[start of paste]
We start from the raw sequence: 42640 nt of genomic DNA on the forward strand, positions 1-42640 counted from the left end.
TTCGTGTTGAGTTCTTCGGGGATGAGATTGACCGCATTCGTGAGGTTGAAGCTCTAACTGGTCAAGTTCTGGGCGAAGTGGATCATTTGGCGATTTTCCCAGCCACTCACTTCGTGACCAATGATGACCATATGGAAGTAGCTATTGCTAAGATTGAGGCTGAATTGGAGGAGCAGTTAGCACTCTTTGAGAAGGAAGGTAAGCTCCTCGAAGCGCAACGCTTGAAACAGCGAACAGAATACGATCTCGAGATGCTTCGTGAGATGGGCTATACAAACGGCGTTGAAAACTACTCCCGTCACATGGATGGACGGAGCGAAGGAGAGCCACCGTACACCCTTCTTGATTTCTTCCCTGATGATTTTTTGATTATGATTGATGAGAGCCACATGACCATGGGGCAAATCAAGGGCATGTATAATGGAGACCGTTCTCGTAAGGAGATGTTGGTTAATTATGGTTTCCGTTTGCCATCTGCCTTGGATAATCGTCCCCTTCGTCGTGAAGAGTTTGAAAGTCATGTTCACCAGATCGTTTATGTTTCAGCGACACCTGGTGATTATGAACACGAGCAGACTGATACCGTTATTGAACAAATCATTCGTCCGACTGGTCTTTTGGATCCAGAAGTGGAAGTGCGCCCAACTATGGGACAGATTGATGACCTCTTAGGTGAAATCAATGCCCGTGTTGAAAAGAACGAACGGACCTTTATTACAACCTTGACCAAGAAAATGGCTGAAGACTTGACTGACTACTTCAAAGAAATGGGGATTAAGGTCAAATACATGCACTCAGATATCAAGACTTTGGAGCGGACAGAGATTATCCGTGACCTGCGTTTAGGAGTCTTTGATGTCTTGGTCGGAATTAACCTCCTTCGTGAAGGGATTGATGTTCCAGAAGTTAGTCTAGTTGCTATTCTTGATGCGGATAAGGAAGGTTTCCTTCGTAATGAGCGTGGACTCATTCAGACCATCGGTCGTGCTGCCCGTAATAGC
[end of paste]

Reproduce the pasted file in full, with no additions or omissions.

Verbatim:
We start from the raw sequence: 42640 nt of genomic DNA on the forward strand, positions 1-42640 counted from the left end.
TTCGTGTTGAGTTCTTCGGGGATGAGATTGACCGCATTCGTGAGGTTGAAGCTCTAACTGGTCAAGTTCTGGGCGAAGTGGATCATTTGGCGATTTTCCCAGCCACTCACTTCGTGACCAATGATGACCATATGGAAGTAGCTATTGCTAAGATTGAGGCTGAATTGGAGGAGCAGTTAGCACTCTTTGAGAAGGAAGGTAAGCTCCTCGAAGCGCAACGCTTGAAACAGCGAACAGAATACGATCTCGAGATGCTTCGTGAGATGGGCTATACAAACGGCGTTGAAAACTACTCCCGTCACATGGATGGACGGAGCGAAGGAGAGCCACCGTACACCCTTCTTGATTTCTTCCCTGATGATTTTTTGATTATGATTGATGAGAGCCACATGACCATGGGGCAAATCAAGGGCATGTATAATGGAGACCGTTCTCGTAAGGAGATGTTGGTTAATTATGGTTTCCGTTTGCCATCTGCCTTGGATAATCGTCCCCTTCGTCGTGAAGAGTTTGAAAGTCATGTTCACCAGATCGTTTATGTTTCAGCGACACCTGGTGATTATGAACACGAGCAGACTGATACCGTTATTGAACAAATCATTCGTCCGACTGGTCTTTTGGATCCAGAAGTGGAAGTGCGCCCAACTATGGGACAGATTGATGACCTCTTAGGTGAAATCAATGCCCGTGTTGAAAAGAACGAACGGACCTTTATTACAACCTTGACCAAGAAAATGGCTGAAGACTTGACTGACTACTTCAAAGAAATGGGGATTAAGGTCAAATACATGCACTCAGATATCAAGACTTTGGAGCGGACAGAGATTATCCGTGACCTGCGTTTAGGAGTCTTTGATGTCTTGGTCGGAATTAACCTCCTTCGTGAAGGGATTGATGTTCCAGAAGTTAGTCTAGTTGCTATTCTTGATGCGGATAAGGAAGGTTTCCTTCGTAATGAGCGTGGACTCATTCAGACCATCGGTCGTGCTGCCCGTAATAGC